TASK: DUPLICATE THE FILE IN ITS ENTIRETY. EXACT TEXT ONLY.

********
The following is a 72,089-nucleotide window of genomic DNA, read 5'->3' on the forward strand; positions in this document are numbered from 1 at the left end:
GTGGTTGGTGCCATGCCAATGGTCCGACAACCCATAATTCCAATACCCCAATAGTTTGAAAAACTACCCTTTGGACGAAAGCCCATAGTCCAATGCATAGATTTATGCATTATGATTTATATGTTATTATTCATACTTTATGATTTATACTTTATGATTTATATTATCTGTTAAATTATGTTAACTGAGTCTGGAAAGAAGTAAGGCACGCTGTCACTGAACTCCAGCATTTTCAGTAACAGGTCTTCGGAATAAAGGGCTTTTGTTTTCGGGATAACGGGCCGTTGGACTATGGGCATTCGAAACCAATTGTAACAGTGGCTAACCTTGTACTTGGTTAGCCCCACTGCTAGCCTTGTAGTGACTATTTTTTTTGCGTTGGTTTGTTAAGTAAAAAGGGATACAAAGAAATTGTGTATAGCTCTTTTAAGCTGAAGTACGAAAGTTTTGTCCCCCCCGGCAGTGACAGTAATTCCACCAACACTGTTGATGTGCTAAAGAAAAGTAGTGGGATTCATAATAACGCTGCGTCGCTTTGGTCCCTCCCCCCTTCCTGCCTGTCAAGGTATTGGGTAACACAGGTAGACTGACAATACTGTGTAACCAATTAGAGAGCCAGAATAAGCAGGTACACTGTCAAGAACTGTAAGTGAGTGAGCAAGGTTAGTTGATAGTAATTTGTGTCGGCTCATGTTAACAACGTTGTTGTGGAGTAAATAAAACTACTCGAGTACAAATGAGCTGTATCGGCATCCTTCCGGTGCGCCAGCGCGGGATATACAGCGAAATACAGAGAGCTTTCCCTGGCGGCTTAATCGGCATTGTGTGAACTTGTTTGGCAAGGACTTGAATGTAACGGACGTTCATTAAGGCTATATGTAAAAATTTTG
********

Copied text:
The following is a 72,089-nucleotide window of genomic DNA, read 5'->3' on the forward strand; positions in this document are numbered from 1 at the left end:
GTGGTTGGTGCCATGCCAATGGTCCGACAACCCATAATTCCAATACCCCAATAGTTTGAAAAACTACCCTTTGGACGAAAGCCCATAGTCCAATGCATAGATTTATGCATTATGATTTATATGTTATTATTCATACTTTATGATTTATACTTTATGATTTATATTATCTGTTAAATTATGTTAACTGAGTCTGGAAAGAAGTAAGGCACGCTGTCACTGAACTCCAGCATTTTCAGTAACAGGTCTTCGGAATAAAGGGCTTTTGTTTTCGGGATAACGGGCCGTTGGACTATGGGCATTCGAAACCAATTGTAACAGTGGCTAACCTTGTACTTGGTTAGCCCCACTGCTAGCCTTGTAGTGACTATTTTTTTTGCGTTGGTTTGTTAAGTAAAAAGGGATACAAAGAAATTGTGTATAGCTCTTTTAAGCTGAAGTACGAAAGTTTTGTCCCCCCCGGCAGTGACAGTAATTCCACCAACACTGTTGATGTGCTAAAGAAAAGTAGTGGGATTCATAATAACGCTGCGTCGCTTTGGTCCCTCCCCCCTTCCTGCCTGTCAAGGTATTGGGTAACACAGGTAGACTGACAATACTGTGTAACCAATTAGAGAGCCAGAATAAGCAGGTACACTGTCAAGAACTGTAAGTGAGTGAGCAAGGTTAGTTGATAGTAATTTGTGTCGGCTCATGTTAACAACGTTGTTGTGGAGTAAATAAAACTACTCGAGTACAAATGAGCTGTATCGGCATCCTTCCGGTGCGCCAGCGCGGGATATACAGCGAAATACAGAGAGCTTTCCCTGGCGGCTTAATCGGCATTGTGTGAACTTGTTTGGCAAGGACTTGAATGTAACGGACGTTCATTAAGGCTATATGTAAAAATTTTG